Little G Weevil a fine acoustic blues guitarist performs at the 2014 Blues Music Awards. Since the video guys in both local corners of the picture contributed mightily to the drama, I included them in the shot. Little G was a nominee for Acoustic Artist of the Year.

More Blues Music Awards pictures

Doug McLeod

Click the pic to see Doug McLeod in the chair and on the big screen

For Blues fans, yours truly included, it is hard to be inundated with too much Blues. Given that theory, we are continuing to look at the Blues Music Award this week. We also did more Blues at our sister site, the Photo of the Week Page at Corndancer dot com. You’ll find a couple of pictures of some legendary blues performers and some headed in that direction.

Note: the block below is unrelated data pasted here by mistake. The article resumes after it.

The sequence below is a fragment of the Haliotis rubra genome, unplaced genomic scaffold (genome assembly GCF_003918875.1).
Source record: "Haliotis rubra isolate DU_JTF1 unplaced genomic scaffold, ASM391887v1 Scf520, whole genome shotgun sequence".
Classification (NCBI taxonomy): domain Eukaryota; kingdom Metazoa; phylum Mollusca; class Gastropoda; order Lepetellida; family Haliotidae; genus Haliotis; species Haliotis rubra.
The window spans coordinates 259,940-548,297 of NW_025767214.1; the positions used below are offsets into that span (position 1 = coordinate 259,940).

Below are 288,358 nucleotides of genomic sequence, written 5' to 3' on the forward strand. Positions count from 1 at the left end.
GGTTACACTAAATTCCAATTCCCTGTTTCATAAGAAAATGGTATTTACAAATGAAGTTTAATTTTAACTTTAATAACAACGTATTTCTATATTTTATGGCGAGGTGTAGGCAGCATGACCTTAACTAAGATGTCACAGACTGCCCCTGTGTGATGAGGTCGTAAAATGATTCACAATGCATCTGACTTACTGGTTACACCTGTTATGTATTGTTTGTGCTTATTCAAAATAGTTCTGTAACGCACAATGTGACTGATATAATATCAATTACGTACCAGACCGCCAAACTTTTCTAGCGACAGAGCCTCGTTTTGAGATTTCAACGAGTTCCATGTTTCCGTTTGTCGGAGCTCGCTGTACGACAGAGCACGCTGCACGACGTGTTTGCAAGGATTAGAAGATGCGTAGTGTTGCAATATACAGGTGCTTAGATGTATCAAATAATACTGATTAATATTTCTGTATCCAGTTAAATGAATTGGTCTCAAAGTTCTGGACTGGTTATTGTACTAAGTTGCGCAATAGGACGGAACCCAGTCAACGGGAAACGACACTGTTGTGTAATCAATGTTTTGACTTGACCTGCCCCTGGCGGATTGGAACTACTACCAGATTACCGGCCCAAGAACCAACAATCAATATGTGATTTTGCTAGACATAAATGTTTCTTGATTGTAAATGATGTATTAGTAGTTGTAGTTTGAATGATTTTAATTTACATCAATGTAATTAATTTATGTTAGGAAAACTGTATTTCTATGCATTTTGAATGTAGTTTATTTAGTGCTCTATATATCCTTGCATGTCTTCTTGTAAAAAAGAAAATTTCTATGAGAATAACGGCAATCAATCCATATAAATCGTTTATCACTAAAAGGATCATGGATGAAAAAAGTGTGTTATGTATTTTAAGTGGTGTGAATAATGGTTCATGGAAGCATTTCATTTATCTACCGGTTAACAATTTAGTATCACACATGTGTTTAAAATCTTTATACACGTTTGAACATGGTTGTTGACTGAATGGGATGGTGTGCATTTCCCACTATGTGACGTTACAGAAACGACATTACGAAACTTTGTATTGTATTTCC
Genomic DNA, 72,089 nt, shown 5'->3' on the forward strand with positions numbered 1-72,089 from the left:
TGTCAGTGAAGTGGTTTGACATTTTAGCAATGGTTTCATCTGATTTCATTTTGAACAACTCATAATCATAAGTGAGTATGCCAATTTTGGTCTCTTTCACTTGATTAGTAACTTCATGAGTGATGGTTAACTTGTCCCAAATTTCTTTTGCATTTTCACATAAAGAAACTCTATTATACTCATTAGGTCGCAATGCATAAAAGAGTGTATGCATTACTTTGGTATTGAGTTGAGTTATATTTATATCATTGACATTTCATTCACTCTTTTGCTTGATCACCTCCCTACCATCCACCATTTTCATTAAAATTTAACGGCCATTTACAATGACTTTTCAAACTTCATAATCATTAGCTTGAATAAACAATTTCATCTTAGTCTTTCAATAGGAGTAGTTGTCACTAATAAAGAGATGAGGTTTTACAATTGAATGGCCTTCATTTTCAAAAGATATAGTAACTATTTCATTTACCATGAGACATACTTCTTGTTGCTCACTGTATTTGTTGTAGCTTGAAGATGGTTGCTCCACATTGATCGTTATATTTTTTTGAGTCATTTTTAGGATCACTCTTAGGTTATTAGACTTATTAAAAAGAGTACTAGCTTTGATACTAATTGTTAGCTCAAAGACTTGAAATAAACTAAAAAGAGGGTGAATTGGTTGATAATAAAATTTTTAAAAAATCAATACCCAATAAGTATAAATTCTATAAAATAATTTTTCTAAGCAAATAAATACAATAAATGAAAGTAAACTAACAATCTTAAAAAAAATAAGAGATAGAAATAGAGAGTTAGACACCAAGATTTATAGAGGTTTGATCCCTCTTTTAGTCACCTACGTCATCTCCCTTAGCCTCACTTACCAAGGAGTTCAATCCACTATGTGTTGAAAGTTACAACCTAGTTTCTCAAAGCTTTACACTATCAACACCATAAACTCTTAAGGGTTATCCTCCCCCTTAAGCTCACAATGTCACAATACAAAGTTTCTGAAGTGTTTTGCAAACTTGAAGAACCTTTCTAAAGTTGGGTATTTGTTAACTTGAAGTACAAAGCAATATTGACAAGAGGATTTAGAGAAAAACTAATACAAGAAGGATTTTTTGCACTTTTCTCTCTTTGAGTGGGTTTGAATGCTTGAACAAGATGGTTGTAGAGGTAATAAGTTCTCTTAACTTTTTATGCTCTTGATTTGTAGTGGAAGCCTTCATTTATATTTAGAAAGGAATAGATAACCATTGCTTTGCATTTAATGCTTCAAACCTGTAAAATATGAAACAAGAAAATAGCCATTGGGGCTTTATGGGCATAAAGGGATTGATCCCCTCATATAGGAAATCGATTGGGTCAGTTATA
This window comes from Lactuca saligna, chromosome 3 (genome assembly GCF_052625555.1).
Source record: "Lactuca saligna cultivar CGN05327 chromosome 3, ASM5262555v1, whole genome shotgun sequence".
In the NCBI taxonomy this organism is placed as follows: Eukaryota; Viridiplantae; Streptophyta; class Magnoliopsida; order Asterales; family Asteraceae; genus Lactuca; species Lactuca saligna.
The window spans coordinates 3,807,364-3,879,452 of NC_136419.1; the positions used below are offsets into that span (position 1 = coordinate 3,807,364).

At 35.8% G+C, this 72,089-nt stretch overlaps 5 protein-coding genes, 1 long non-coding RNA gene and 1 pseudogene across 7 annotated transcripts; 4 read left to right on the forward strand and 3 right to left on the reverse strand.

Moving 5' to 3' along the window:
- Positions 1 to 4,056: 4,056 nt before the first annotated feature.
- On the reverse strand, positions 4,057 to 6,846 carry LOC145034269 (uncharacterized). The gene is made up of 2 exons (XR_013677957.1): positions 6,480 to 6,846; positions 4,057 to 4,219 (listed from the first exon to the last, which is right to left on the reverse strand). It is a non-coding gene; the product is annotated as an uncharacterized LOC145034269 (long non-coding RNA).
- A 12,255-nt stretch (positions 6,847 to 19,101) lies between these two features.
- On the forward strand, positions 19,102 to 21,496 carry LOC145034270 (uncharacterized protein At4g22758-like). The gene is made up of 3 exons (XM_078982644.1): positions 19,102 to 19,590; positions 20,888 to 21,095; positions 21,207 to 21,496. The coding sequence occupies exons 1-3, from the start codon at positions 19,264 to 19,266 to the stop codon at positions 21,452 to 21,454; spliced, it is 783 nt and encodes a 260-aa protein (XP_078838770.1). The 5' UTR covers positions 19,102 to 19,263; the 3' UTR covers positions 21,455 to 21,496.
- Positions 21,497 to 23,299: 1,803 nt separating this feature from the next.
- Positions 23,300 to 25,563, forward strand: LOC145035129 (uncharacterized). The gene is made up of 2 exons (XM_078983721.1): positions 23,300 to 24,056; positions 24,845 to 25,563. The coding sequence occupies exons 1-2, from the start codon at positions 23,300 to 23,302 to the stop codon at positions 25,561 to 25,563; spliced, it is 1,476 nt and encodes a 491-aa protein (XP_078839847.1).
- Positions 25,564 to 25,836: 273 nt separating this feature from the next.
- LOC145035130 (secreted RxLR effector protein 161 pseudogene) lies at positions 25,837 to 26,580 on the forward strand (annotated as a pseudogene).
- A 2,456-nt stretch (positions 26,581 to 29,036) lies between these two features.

The event video crew is world class and despite the fact that crew members show up in our viewfinders far more that we like, we are great admirers of the their technical prowess and deep creative skills. The dramatic images they put on the big screens are great photo-fodder — especially when you can put the performer in front of the screen. The next two images show you why.

Guitarist Rory Block

Energetic guitarist Rory Block looms larger than life behind herself.

Beth Hart at keyboard

Just watching Beth Hart work out on the keyboard increased one’s heart rate. There’s so much energy there, it is surprising she is not subject to federal regulation.

Guitarist for Brandon Santini